Thoracic spine pain occurs in the thoracic spine. This area of the spine contains 12 bones and is located at the back of the chest (thorax) and sits between the shoulder blades. The thoracic spine extends from the bottom of the neck to the start of the lumbar spine.
Anyone can develop thoracic spine pain but it’s common in children and teenagers and is often associated with carrying heavy backpacks and sitting in a slouched position.
Thoracic spine pain causes discomfort and stiffness in the neck and spine, but with treatment symptoms usually improve over several weeks.
Our renowned medical team provides a range of treatments, from the traditional to the innovative:
This is an effective and well-researched procedure that’s a potential alternative to surgery. It takes advantage of the blood’s natural healing properties to reduce pain and improve joint function. It uses a specially concentrated dosage of platelets prepared from your own blood to repair damaged cartilage, tendons, ligaments, muscle and bone. Depending on the root of the back pain, PRP can be injected into the discs (intradiscal), facet joints and paraspinal muscle. Patients usually see their symptoms improve within six weeks of having the injections. Read more clinical evidence supporting PRP here.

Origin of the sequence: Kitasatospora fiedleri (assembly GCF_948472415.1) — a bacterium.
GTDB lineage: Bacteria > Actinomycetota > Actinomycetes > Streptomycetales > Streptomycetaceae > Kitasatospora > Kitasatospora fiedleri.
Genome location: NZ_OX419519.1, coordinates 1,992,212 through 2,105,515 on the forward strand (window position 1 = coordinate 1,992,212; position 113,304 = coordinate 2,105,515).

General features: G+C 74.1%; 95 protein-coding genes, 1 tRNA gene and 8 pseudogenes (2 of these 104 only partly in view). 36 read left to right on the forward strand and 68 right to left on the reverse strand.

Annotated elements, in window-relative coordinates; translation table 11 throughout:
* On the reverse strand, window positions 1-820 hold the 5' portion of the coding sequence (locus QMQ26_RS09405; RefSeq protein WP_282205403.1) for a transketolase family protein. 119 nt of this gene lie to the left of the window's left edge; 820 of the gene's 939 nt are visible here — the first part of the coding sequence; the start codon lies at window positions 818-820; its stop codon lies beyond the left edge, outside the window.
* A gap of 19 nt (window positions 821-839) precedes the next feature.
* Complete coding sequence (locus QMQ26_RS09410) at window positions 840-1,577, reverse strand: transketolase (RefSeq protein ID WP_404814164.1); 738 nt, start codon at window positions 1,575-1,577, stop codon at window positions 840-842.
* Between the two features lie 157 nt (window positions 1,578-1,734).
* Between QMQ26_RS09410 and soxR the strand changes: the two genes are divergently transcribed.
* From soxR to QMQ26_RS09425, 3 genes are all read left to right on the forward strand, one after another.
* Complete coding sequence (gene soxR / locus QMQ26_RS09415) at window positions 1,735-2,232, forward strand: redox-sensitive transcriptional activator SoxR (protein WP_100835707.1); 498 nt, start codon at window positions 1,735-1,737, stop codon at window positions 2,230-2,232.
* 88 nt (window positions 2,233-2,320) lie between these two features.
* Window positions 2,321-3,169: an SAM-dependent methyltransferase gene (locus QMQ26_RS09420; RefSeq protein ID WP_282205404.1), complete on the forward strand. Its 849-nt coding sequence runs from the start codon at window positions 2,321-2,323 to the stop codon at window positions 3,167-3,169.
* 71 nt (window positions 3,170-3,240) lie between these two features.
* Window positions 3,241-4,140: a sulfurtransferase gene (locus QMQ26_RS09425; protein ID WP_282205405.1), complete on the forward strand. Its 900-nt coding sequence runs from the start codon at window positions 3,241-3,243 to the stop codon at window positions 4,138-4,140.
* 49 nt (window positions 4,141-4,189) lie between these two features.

In a recent study, 91% of patients with chronic low back pain reported a significant reduction in pain, six months after PRGF treatment. This treatment involves applying plasma rich in growth factors (PRGF- Endoret) using intradiscal injections to repair tissue in the low back.
Also called facet or nerve root blocks, they are recommended if you’ve not had much success with the first-step approaches of painkillers, rest, stretching and physiotherapy.
You’ll be given a mild sedative and be asked to lie face down. Using fluoroscopic (X-ray) for guidance, the doctor will find the best path for the thin needle. They will then insert the needle into the centre of each disc that needs treating.
It’s a quick procedure and you’ll up and moving around 30 – 40 minutes after the procedure and back to full mobility after one week.
Inflammation of the muscles or tissues is the most common cause of thoracic spine pain. The muscles and tissues can become inflamed through:
• Injury – sprain or strain
• Sitting or standing in a slouched position for a long time
• Carrying heavy bags, such as a backpack